The Yearling Book Review

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Marjore Kinnan Rawlings

The Yearling

Aladdin Classics (Children’s division of Simon and Schuster), 1938

509 pages

8+ according to Amazon. However, I would say 12+. Younger readers may become confused with the author’s use of phonetic spelling to denote an uneducated English dialect.

Pulitzer Prize

4Q

3P

The genre of this book is historical fiction.  A publisher who had refused to publish several of Rawlings’ books, suggested that she write something of her life experience.  Rawlings felt this book was the answer to that suggestion. It is set in Florida in a scrub of Pine and other tall trees that create an unusual patch in the swamp.

The protagonist of this book is a young boy named Jody.  His father Penny has the tendencies of a hermit.  Jody is at the transition stage of his life where boys need to become men.  Jody goes through a number of experiences that test his metal.  The most transitional experiences occur when his father, Penny, is bitten by a rattlesnake and narrowly avoids death by shooting a doe deer and using its liver to draw the poison from his bite.

After Penny has used the deer organs to save his own life, Jody discovers the doe had a fawn.  When it becomes clear his father will survive, Jody goes back to rescue the buck fawn and keep it as a pet.  When he takes the fawn to receive a name from his best friend Fodder-wing, who is gifted at naming and caring for animals, he finds his friend has died the morning just before he reached the home.  He also finds out Fodder-wing had heard about his fawn and named him Flag.

Flag and Jody grow together.  After a flood damages the food supply of the meager farm, Flag does what a growing buck does.  He finds a way to survive.  Unfortunately it comes at the expense of Jody and his family’s winter supply of rations.  As you can imagine the conflict comes to a boiling point.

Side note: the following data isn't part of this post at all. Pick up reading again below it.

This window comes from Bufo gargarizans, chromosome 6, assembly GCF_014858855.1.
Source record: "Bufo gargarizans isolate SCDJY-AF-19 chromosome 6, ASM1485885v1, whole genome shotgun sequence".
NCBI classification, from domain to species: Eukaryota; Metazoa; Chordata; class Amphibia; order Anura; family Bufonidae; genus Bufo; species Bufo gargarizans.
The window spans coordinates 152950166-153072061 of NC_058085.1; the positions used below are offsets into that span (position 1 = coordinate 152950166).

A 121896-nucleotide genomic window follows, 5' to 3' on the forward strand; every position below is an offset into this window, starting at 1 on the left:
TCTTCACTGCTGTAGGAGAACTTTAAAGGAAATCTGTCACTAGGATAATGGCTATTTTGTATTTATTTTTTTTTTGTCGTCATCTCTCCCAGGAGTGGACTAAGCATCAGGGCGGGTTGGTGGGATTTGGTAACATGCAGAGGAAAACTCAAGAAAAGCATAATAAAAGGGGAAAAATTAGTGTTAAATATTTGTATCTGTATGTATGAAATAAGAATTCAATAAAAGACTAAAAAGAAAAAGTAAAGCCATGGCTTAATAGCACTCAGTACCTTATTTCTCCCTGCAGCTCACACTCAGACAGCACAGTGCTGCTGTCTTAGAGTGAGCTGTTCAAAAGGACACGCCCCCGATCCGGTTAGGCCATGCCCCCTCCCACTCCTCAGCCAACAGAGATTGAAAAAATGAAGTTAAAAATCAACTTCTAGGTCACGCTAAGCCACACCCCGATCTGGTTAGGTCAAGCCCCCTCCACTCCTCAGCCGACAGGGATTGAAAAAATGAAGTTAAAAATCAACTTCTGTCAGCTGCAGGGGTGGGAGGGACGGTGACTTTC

I’ll preserve the end of the story for those who wish to read it.  I’ll say this book is certainly about a boy becoming a man.  The feel of the book reminded me of a later work, “Where the Red Fern Grows” by Wilson Rawls, 1961.  The book is well written for the most part. However, I did not care for the phonetic spelling of a back woods dialect of uneducated sounding English.  I had to read some of the quotes several times to understand the idea behind the text; even then I’m not 100% sure I understood.

I may use this book while teaching young adults about wild life.  There is a need in our society to undo the Disney version of wild life.  Disney has often wrongfully assigned human characteristics to animals.  This book would go a long way to open a more frank discussion of animal behavior.

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